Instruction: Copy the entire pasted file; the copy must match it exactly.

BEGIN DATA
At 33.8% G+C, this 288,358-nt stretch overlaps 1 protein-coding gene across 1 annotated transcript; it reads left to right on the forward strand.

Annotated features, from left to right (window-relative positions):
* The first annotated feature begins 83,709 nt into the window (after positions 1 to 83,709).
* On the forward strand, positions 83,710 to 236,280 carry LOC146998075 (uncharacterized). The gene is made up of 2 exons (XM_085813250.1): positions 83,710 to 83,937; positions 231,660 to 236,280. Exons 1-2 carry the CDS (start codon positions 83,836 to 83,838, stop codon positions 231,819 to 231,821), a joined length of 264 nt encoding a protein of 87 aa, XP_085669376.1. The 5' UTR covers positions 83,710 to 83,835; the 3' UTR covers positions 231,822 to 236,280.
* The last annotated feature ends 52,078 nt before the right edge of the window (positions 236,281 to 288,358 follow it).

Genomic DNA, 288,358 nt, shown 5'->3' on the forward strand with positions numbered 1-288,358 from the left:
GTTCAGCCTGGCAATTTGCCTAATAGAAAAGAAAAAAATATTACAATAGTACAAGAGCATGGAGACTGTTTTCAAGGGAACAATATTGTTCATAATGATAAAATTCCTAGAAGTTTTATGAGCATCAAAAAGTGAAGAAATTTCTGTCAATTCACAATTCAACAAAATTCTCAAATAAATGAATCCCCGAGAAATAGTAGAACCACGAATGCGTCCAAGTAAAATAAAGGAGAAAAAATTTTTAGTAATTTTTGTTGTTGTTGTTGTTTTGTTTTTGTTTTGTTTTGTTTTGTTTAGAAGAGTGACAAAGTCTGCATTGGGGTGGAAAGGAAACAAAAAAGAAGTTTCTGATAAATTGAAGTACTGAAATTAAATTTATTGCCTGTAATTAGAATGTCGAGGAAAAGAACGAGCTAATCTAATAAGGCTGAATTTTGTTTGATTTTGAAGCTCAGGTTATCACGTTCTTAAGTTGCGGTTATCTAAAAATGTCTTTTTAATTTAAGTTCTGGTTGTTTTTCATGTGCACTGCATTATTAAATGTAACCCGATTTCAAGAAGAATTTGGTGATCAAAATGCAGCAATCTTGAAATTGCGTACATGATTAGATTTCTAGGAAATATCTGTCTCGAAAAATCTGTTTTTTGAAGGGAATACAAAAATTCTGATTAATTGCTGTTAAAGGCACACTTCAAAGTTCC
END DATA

At 33.8% G+C, this 288,358-nt stretch overlaps 1 protein-coding gene across 1 annotated transcript; it reads left to right on the forward strand.

Annotated features, from left to right (window-relative positions):
* The first annotated feature begins 83,709 nt into the window (after positions 1 to 83,709).
* On the forward strand, positions 83,710 to 236,280 carry LOC146998075 (uncharacterized). The gene is made up of 2 exons (XM_085813250.1): positions 83,710 to 83,937; positions 231,660 to 236,280. Exons 1-2 carry the CDS (start codon positions 83,836 to 83,838, stop codon positions 231,819 to 231,821), a joined length of 264 nt encoding a protein of 87 aa, XP_085669376.1. The 5' UTR covers positions 83,710 to 83,835; the 3' UTR covers positions 231,822 to 236,280.
* The last annotated feature ends 52,078 nt before the right edge of the window (positions 236,281 to 288,358 follow it).

Genomic DNA, 288,358 nt, shown 5'->3' on the forward strand with positions numbered 1-288,358 from the left:
GTTCAGCCTGGCAATTTGCCTAATAGAAAAGAAAAAAATATTACAATAGTACAAGAGCATGGAGACTGTTTTCAAGGGAACAATATTGTTCATAATGATAAAATTCCTAGAAGTTTTATGAGCATCAAAAAGTGAAGAAATTTCTGTCAATTCACAATTCAACAAAATTCTCAAATAAATGAATCCCCGAGAAATAGTAGAACCACGAATGCGTCCAAGTAAAATAAAGGAGAAAAAATTTTTAGTAATTTTTGTTGTTGTTGTTGTTTTGTTTTTGTTTTGTTTTGTTTTGTTTAGAAGAGTGACAAAGTCTGCATTGGGGTGGAAAGGAAACAAAAAAGAAGTTTCTGATAAATTGAAGTACTGAAATTAAATTTATTGCCTGTAATTAGAATGTCGAGGAAAAGAACGAGCTAATCTAATAAGGCTGAATTTTGTTTGATTTTGAAGCTCAGGTTATCACGTTCTTAAGTTGCGGTTATCTAAAAATGTCTTTTTAATTTAAGTTCTGGTTGTTTTTCATGTGCACTGCATTATTAAATGTAACCCGATTTCAAGAAGAATTTGGTGATCAAAATGCAGCAATCTTGAAATTGCGTACATGATTAGATTTCTAGGAAATATCTGTCTCGAAAAATCTGTTTTTTGAAGGGAATACAAAAATTCTGATTAATTGCTGTTAAAGGCACACTTCAAAGTTCC